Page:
A conversation with Mr Kishore Rao, Director, UNESCO World Heritage Centre

TAE-Foto-Interview

On the occasion of the first UNWTO/UNESCO World Conference on Tourism and Culture, held in March. I had the pleasure to interview Mr Kishore Rao, director of the UNESCO World Heritage Centre., for the Tourism Around Europe newsletter.  We talked about the highlights and outcomes of the first UNWTO/UNESCO World Conference on Tourism and Culture, recently held in Cambodia. Mr. Rao also talks about how can tourists be educated on the local community’s culture, presenting the concrete case of the World Heritage site of Vigan. Asked about what kind of opportunities can be created by national governments to enable local governments and local communities to preserve their culture, Mr. Rao presented us the successful case of the Land of Frankincense World Heritage site, in Oman.

S.B. Which are the most important outcomes from the recent UNWTO/UNESCO World Conference on Tourism and Culture in Cambodia?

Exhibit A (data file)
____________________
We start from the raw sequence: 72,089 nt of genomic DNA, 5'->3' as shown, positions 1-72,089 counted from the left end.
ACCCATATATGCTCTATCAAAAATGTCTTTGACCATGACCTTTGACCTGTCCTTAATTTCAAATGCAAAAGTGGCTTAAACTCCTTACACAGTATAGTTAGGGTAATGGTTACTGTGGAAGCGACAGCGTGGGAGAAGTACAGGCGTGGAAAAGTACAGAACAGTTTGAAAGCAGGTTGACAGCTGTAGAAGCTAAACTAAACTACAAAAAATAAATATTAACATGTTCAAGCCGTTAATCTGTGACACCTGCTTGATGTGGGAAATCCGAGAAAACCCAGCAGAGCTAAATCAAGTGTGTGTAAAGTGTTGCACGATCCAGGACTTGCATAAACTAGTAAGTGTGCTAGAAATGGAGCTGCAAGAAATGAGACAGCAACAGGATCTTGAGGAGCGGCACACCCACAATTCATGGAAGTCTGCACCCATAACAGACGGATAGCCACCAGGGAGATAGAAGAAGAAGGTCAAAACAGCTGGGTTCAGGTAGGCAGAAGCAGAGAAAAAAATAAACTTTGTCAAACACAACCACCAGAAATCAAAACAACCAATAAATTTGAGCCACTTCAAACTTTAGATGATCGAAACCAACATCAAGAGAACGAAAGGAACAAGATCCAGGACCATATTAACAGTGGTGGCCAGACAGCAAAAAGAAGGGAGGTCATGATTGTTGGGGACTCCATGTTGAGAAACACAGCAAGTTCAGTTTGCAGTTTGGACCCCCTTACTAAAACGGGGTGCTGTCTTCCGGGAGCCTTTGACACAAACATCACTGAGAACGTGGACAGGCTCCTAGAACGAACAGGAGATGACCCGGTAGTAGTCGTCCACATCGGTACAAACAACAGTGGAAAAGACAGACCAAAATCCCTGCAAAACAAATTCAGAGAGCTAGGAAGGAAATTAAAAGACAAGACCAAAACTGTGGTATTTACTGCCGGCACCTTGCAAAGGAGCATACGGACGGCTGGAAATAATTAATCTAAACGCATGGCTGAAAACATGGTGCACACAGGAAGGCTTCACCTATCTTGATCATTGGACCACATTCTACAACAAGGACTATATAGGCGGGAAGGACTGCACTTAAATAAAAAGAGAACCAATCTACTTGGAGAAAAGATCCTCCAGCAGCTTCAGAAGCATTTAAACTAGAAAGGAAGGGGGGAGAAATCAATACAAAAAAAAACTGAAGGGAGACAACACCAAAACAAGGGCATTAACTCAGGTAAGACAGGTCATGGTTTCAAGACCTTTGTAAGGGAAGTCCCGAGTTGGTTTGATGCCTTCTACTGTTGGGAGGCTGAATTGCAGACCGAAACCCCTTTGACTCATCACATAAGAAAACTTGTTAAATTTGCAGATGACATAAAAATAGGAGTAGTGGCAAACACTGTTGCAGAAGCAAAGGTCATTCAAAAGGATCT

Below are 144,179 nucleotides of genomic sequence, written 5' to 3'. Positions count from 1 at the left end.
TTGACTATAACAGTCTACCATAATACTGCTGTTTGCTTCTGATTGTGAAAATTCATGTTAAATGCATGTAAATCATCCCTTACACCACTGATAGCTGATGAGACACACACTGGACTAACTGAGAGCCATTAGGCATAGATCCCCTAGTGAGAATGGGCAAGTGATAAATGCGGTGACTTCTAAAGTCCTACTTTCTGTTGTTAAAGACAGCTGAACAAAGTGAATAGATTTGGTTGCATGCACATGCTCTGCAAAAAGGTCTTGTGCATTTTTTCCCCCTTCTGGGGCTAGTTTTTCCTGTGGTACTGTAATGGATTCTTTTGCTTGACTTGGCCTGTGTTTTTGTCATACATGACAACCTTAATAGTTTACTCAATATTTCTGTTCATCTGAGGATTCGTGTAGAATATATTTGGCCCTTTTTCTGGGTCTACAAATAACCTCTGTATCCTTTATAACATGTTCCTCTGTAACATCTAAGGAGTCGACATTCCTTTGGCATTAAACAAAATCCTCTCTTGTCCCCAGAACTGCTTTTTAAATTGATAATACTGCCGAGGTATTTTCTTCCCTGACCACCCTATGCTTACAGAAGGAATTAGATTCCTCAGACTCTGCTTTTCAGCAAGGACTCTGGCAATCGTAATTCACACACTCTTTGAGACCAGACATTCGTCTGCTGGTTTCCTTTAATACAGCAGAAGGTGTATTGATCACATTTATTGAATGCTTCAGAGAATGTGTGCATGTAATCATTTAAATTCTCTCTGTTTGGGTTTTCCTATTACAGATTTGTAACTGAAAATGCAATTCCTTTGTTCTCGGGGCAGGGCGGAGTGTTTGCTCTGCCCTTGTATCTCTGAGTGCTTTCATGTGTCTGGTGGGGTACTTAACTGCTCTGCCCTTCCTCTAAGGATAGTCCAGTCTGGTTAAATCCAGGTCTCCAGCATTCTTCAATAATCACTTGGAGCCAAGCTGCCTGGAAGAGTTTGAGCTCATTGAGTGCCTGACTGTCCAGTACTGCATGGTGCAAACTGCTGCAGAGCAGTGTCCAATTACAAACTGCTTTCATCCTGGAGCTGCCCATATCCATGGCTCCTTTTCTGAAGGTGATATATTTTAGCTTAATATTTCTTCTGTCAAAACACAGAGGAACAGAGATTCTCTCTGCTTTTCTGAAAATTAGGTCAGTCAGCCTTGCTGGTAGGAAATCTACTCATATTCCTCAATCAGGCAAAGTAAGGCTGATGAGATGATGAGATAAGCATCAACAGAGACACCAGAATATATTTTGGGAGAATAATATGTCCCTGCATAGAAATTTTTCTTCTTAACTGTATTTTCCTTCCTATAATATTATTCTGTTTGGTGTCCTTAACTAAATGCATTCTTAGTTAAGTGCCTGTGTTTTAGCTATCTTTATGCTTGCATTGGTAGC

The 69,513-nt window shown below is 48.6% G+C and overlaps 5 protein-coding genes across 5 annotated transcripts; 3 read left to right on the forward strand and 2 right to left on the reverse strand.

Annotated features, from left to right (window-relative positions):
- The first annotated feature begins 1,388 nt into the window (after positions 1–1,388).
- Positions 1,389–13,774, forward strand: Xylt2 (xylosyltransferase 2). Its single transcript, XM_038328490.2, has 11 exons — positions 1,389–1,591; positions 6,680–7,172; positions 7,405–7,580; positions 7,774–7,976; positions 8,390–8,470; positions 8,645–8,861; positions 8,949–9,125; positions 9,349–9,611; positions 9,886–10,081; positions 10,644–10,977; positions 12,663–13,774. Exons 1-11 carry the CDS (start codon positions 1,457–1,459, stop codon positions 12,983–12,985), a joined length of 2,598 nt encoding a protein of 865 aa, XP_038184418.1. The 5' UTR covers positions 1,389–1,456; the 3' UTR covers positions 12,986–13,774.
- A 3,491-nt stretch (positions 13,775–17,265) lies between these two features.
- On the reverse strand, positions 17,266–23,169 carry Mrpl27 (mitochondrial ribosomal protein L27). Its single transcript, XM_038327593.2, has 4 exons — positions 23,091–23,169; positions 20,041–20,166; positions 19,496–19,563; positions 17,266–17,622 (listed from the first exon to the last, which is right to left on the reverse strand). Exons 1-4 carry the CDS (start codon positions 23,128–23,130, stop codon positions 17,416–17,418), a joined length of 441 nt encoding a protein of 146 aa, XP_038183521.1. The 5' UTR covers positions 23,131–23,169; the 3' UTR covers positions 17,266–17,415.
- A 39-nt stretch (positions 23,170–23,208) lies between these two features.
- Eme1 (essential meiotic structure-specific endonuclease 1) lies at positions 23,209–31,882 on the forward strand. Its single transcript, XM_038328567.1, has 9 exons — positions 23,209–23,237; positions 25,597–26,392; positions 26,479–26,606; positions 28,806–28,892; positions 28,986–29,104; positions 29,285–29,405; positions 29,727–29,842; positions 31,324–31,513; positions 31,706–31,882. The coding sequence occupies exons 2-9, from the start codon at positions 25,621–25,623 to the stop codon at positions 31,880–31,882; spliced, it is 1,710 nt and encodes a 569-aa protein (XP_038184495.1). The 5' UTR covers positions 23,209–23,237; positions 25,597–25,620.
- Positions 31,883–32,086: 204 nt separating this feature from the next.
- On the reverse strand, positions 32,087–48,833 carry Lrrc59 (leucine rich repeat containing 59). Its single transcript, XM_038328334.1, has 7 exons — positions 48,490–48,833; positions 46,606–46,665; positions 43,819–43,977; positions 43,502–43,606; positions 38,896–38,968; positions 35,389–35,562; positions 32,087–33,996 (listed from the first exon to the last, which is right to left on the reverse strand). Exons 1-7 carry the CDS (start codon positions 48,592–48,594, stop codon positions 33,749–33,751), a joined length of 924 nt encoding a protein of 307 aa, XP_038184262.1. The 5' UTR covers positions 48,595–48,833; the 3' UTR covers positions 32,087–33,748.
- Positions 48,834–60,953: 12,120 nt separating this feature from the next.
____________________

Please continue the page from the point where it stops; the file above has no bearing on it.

K.R. The conference achieved an important milestone with ministers of tourism and culture coming together for the first time on a global scale to discuss news ways of cooperation. The Declaration that emerged from the discussions will guide our efforts going forward with a focus on policy advocacy that strengthens and promotes culture and the creative industries, while safeguarding and protecting the heritage assets which tourism relies upon.

S.B. During the conference UNESCO stated that “every tourist must be a custodian of world heritage”. In your opinion, what needs to be done to educate tourists on the local community’s culture and, at the same time, how can local communities be involved in the preservation of their own culture? Can you refer to any best practice?